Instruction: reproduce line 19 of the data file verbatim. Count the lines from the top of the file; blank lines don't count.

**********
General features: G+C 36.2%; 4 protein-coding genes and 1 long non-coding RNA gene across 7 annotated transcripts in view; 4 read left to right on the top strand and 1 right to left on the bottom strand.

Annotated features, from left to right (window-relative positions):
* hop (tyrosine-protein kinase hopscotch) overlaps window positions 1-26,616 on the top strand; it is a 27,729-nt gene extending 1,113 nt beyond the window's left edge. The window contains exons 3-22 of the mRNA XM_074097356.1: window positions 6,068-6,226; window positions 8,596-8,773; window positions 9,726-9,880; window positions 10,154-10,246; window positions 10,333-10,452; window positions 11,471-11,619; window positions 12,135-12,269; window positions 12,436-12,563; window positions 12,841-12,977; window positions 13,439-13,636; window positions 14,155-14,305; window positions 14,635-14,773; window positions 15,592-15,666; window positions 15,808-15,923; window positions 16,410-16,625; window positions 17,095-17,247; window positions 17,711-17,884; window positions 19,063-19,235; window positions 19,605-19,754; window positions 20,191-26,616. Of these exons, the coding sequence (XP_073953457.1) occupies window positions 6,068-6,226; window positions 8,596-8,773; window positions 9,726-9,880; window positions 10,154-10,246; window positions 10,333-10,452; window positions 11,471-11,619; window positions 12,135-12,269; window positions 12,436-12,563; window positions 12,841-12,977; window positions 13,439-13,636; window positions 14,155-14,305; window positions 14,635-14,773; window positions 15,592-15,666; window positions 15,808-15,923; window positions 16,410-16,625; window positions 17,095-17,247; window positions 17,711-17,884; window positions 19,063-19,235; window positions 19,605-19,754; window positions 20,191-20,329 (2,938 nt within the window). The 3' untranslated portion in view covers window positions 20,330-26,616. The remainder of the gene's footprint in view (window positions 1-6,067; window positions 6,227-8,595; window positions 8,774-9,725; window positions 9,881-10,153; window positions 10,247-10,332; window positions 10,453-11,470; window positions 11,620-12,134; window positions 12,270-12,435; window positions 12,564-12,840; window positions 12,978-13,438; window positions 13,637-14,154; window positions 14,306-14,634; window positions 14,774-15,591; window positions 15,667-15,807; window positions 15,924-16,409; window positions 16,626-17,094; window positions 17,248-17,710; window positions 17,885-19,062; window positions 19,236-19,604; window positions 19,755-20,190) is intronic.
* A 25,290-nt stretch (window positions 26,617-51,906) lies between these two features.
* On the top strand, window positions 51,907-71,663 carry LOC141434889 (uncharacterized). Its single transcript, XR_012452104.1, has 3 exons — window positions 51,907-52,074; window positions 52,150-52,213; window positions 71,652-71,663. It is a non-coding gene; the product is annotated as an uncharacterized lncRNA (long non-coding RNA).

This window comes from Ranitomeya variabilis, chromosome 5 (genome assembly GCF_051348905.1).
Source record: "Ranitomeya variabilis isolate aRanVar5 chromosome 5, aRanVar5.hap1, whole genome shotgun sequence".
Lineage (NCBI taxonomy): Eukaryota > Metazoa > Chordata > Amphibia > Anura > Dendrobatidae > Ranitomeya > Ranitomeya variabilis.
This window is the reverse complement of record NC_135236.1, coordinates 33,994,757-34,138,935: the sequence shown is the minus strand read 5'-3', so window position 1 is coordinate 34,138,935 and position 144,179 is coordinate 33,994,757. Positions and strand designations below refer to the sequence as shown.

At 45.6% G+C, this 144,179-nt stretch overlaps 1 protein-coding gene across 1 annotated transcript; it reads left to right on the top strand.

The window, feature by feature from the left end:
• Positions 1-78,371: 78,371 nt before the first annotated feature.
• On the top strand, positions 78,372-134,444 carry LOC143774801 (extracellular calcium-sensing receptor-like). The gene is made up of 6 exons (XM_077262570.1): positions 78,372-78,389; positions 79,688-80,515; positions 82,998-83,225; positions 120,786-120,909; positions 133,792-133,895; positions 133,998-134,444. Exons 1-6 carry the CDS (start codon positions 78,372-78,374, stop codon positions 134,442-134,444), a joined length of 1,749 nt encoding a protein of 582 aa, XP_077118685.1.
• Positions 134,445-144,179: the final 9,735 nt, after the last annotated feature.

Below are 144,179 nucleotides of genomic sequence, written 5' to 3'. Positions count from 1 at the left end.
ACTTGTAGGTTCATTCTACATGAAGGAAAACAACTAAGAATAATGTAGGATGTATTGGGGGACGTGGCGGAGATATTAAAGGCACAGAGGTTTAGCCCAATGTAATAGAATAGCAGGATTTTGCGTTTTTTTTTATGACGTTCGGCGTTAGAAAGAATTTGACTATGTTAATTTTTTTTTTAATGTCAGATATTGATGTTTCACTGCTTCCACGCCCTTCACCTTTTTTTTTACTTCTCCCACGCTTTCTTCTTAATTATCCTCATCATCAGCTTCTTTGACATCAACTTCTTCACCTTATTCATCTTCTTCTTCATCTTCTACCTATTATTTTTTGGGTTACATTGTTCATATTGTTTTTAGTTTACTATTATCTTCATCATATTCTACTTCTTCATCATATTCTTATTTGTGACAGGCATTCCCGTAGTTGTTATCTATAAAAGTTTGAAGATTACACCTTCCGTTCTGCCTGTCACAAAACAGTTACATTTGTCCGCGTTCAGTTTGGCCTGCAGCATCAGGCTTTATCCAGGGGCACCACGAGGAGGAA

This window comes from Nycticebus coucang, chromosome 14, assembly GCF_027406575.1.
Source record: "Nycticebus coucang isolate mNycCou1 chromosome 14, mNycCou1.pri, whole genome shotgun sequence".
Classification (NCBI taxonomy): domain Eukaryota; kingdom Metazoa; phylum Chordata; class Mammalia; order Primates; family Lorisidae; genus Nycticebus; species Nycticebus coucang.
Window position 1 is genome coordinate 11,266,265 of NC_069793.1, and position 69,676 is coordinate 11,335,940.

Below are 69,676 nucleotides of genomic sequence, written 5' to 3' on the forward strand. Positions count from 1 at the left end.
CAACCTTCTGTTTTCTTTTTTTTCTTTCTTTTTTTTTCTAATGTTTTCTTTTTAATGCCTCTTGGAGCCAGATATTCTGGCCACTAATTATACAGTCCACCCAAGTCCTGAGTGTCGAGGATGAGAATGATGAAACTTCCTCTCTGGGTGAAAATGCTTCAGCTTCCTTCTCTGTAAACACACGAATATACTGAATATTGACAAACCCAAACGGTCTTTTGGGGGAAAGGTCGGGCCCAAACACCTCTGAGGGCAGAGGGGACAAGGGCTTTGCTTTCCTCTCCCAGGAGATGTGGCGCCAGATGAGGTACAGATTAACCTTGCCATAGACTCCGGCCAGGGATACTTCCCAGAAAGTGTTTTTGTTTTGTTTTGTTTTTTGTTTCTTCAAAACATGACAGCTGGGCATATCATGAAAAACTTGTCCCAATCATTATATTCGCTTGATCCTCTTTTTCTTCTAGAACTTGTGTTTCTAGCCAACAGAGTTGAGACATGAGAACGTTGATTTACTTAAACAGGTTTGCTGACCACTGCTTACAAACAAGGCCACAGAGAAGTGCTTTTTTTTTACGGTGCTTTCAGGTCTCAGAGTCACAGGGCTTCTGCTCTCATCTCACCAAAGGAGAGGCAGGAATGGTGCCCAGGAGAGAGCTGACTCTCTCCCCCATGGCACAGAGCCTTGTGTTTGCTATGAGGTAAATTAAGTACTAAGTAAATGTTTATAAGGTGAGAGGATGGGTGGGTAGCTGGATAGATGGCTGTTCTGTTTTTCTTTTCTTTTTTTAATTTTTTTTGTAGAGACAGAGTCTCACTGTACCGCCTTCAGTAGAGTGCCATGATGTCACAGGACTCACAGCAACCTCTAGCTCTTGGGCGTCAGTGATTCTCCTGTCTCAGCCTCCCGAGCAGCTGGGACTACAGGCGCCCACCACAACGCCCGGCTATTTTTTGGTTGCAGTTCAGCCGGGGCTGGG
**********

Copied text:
Classification (NCBI taxonomy): domain Eukaryota; kingdom Metazoa; phylum Chordata; class Mammalia; order Primates; family Lorisidae; genus Nycticebus; species Nycticebus coucang.